ABC News chief anchor George Stephanopoulos has given $75,000 to the Clinton Foundation in recent years, charitable contributions that he did not publicly disclose while reporting on the Clintons or their nonprofit organization, the On Media blog has learned.—Politico
Among the more notable revelations to come out of (Peter) Schweizer's research is the relationship between the Clinton Foundation and Uranium One, a former Canadian mining company that was taken over by Russia in 2013 with U.S. government approval. From 2009 through 2013, Uranium One’s chairman donated $2.35 million to the Clinton Foundation.—ibid.
See also: http://www.nytimes.com/2015/05/15/us/politics/george-stephanopoulos-discloses-gifts-to-clinton-foundation.html?_r=0
Little do journalists realize that the reason we in the West have laws and constitutions protecting freedom of the press is that our nations have been guided by a Christian moral compass. Democracy, imagined and implemented by America's founding fathers, for example, can only work if the population understands and practices Christian morality, for without a Christian heart there can be no constitutional 'head' in a nation. After priests, poets and musicians, the press will be the next group to be persecuted in a nation without a Christian moral compass to ensure its constitutional moral principles will be respected.
So then, journalists—be careful that your actions do not help to rob citizens of their religious freedom. Freedom of religion is the canary in the democratic coal mine.
FYI: the United Church of Canada as an institution may not be considered an ally among authentic religious bodies since it has long established itself as the religious front for the New Democratic Party (The Collapse of the Liberal Church by Margaret Wente, Globe & Mail, 2012), among other secular progressivist agendas, that attempt to marginalize Catholics, Evangelicals, Muslims, Sikhs and "conservative" social movements.
Bologna, Italy, Mar 13, 2015 / 04:01 am (CNA/EWTN News).- The confessional is one of the most private and privileged places in the world. So when an Italian journalist violated the bond of trust between penitent and priest, the Archbishop of Bologna decried her “grave lack of respect” for all Catholics.Laura Alari writes for Quotidiano Nazionale, which is headquartered in Bologna. She authored a series of four articles in the newspaper which disclosed the responses of priests in the area when she approached them under the pretext of seeking Confession.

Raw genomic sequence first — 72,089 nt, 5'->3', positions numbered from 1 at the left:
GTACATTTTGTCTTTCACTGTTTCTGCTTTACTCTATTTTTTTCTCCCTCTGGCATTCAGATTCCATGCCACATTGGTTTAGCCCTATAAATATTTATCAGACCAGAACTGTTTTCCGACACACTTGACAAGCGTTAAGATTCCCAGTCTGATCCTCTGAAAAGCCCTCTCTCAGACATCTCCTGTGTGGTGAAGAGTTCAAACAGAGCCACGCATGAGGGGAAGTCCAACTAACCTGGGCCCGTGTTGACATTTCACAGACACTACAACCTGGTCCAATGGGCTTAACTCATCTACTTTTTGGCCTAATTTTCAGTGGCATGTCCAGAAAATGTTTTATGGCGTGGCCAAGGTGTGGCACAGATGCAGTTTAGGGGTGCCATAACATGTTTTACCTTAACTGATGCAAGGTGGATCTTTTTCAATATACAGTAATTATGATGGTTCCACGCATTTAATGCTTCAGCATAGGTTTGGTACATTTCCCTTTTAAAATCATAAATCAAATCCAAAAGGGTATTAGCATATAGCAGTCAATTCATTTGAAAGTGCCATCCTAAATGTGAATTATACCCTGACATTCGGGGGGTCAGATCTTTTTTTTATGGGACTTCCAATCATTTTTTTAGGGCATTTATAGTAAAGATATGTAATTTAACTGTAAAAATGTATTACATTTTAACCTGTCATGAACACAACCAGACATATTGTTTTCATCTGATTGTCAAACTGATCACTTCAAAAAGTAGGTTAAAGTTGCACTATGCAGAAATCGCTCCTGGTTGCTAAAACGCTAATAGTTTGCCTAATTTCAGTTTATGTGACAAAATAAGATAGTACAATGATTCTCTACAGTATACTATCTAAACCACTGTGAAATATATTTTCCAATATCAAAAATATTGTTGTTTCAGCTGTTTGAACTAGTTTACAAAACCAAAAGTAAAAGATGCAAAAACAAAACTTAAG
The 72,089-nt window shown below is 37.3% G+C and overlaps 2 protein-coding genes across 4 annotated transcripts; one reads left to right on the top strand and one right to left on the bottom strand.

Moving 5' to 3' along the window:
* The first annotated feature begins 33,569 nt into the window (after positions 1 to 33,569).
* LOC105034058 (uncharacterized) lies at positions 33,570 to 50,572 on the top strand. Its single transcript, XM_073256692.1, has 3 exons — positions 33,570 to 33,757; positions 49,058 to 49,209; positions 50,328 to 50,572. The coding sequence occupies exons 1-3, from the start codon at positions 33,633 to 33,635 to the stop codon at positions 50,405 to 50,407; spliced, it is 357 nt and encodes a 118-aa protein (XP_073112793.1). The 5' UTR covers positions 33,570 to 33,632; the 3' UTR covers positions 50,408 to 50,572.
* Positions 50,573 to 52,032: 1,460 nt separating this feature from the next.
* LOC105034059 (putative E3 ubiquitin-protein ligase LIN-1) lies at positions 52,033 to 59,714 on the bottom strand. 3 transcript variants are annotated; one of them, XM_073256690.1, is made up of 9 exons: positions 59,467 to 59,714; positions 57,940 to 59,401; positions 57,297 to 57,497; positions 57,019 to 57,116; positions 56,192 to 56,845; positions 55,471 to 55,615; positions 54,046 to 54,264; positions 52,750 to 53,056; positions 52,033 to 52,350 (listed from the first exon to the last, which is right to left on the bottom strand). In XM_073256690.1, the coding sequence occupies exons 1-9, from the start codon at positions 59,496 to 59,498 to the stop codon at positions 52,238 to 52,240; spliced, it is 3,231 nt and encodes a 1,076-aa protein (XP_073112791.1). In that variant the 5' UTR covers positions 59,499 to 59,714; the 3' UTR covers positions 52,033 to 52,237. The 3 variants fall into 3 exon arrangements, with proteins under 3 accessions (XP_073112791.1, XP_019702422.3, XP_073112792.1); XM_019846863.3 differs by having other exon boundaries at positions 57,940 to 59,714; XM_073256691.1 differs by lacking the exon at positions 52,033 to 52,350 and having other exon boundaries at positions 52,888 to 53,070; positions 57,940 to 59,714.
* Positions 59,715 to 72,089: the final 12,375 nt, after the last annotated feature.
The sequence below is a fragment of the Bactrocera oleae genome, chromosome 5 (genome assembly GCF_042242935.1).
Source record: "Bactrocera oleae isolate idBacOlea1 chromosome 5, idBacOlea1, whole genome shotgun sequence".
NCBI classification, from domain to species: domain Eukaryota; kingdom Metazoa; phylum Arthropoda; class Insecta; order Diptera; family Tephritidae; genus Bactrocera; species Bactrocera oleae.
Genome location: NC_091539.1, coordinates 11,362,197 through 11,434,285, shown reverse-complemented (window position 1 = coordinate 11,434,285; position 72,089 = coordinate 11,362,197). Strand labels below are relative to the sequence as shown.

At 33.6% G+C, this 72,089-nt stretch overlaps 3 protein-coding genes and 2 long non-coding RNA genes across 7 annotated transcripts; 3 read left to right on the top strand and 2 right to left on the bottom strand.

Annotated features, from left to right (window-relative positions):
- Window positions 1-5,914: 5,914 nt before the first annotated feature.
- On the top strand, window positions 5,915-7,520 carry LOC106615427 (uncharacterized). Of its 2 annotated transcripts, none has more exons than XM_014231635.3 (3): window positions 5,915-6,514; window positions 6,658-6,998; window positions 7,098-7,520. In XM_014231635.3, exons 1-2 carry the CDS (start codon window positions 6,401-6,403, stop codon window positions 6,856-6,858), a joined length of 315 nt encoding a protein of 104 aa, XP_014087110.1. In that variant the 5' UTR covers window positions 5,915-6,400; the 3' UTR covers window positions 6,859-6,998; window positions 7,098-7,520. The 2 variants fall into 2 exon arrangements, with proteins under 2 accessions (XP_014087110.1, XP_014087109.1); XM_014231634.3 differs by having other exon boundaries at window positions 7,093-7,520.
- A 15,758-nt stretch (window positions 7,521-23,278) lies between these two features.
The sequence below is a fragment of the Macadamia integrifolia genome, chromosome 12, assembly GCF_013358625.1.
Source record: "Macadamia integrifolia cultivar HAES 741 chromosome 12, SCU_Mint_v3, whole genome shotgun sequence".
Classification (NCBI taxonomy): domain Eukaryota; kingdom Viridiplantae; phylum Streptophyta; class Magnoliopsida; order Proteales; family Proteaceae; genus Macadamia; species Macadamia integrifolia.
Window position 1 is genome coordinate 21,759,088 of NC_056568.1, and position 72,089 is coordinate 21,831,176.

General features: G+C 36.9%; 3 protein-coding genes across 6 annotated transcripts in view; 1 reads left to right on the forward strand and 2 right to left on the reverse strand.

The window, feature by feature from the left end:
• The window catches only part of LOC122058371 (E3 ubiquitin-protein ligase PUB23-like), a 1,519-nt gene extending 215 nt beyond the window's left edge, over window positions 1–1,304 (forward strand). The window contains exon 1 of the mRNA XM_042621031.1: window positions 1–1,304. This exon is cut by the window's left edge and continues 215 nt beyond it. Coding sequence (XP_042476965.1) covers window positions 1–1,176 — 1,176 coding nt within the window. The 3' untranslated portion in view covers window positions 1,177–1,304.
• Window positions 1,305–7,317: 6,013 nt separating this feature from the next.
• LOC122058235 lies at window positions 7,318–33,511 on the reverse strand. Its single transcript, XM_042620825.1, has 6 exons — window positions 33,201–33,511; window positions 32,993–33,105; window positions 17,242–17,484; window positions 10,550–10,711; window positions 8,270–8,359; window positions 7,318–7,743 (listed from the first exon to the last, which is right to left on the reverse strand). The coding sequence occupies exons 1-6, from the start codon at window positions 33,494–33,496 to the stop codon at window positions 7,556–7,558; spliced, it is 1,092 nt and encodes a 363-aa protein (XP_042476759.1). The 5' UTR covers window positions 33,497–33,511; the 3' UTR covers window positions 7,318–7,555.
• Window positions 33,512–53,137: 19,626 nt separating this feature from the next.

Alari went to Confession several times, inventing delicate issues for herself: she pretended to be a lesbian mother asking to baptize her daughter; a woman who cohabitates with her same-sex partner; and a divorced and civilly remarried woman who receives Communion every Sunday.
She then reported the responses of priests when they heard her “confessions.”
Cardinal Carlo Caffarra of Bologna responded with a statement March 11: “In bewilderment at the incident and with a soul wounded by a profound sorrow, I mean to reiterate that these articles objectively constitute a grave offense against the truth of Confession, a sacrament of the Christian faith.”
Journalists should have little cause for doubt why public opinion about the media is decidedly negative when reporters routinely engage in misrepresentation or sensationalism to gain an editorial advantage over competing journalists. The movie The Nightcrawler (2014) starring Jake Gyllenhaal provides a disturbing reminder of the power of the media and the potential for great good or, as in the case of the creepy videographer portrayed by Gyllenhaal, the great threat to journalistic integrity by individuals and organizations with little moral aptitude and little appreciation for the harmful consequences of their actions. Gyllenhaal ably portrays a violent individual who skillfully manipulates crime scenes and literally eliminates his competition to further his career and power over the news.